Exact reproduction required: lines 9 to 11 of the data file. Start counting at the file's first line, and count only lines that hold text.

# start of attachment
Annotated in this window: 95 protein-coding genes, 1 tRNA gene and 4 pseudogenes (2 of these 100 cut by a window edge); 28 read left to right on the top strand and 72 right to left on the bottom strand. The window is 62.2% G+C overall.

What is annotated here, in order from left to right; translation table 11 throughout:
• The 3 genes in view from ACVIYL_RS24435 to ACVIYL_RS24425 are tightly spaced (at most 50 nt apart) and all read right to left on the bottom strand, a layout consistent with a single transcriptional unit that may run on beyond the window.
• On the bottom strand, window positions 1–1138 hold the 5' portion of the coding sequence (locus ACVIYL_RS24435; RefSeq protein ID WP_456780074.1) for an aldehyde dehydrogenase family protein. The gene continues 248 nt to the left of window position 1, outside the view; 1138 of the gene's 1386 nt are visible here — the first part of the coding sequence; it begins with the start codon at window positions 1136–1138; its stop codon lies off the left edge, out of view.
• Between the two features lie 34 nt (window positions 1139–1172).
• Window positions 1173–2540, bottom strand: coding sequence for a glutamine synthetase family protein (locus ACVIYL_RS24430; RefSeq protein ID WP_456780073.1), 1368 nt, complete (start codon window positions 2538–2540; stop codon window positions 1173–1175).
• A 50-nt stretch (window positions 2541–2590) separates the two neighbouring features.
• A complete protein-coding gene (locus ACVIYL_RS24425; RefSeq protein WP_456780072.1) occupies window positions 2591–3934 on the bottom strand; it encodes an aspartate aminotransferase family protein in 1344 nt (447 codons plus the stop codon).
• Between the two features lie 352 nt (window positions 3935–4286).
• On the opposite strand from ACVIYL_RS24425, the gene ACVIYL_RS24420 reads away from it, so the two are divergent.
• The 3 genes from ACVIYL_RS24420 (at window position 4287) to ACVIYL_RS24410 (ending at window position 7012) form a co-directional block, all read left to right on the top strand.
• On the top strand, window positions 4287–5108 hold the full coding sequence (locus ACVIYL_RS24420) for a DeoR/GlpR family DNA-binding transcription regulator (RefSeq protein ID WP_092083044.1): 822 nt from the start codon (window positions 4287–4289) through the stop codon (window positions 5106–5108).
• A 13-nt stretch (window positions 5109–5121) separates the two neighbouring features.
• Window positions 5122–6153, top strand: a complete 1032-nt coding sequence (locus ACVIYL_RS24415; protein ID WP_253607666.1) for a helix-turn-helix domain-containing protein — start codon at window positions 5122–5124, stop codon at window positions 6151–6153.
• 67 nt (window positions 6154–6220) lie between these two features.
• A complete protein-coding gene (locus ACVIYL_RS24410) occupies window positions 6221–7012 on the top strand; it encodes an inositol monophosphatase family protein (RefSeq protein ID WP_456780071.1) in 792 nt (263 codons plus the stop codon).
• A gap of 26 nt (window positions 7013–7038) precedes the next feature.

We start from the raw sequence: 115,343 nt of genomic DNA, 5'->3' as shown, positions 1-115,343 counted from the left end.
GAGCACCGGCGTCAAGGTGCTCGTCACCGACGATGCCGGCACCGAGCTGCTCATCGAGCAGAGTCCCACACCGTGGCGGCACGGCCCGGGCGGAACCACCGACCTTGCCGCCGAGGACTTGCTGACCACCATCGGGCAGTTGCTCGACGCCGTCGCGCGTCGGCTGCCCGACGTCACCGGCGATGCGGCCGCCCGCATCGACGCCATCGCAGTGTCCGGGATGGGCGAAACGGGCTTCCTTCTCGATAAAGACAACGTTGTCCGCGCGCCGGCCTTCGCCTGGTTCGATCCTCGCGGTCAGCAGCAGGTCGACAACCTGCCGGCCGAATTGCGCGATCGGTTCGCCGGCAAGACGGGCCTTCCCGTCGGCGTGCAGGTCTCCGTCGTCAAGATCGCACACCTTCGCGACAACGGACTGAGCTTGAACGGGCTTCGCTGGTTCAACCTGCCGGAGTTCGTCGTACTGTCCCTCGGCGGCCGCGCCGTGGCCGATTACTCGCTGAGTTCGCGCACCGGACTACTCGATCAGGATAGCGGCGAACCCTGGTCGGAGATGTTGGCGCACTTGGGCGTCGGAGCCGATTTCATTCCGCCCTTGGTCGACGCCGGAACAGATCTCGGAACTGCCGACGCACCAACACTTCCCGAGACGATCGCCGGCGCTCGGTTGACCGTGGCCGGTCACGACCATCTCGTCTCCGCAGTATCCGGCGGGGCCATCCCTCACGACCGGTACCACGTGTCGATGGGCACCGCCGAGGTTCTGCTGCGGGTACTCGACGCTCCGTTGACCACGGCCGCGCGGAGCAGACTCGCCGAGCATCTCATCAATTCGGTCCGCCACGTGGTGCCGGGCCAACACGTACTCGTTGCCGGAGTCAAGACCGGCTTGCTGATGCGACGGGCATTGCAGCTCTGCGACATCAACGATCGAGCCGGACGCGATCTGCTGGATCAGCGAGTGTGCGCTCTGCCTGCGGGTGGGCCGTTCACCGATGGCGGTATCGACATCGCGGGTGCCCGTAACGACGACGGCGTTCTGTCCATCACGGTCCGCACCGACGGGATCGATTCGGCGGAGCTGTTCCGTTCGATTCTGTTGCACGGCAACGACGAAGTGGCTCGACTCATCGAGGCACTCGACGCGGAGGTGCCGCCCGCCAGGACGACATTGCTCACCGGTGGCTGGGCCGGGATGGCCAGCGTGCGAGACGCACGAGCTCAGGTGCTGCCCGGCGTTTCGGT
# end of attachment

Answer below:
• Between the two features lie 352 nt (window positions 3935–4286).
• On the opposite strand from ACVIYL_RS24425, the gene ACVIYL_RS24420 reads away from it, so the two are divergent.
• The 3 genes from ACVIYL_RS24420 (at window position 4287) to ACVIYL_RS24410 (ending at window position 7012) form a co-directional block, all read left to right on the top strand.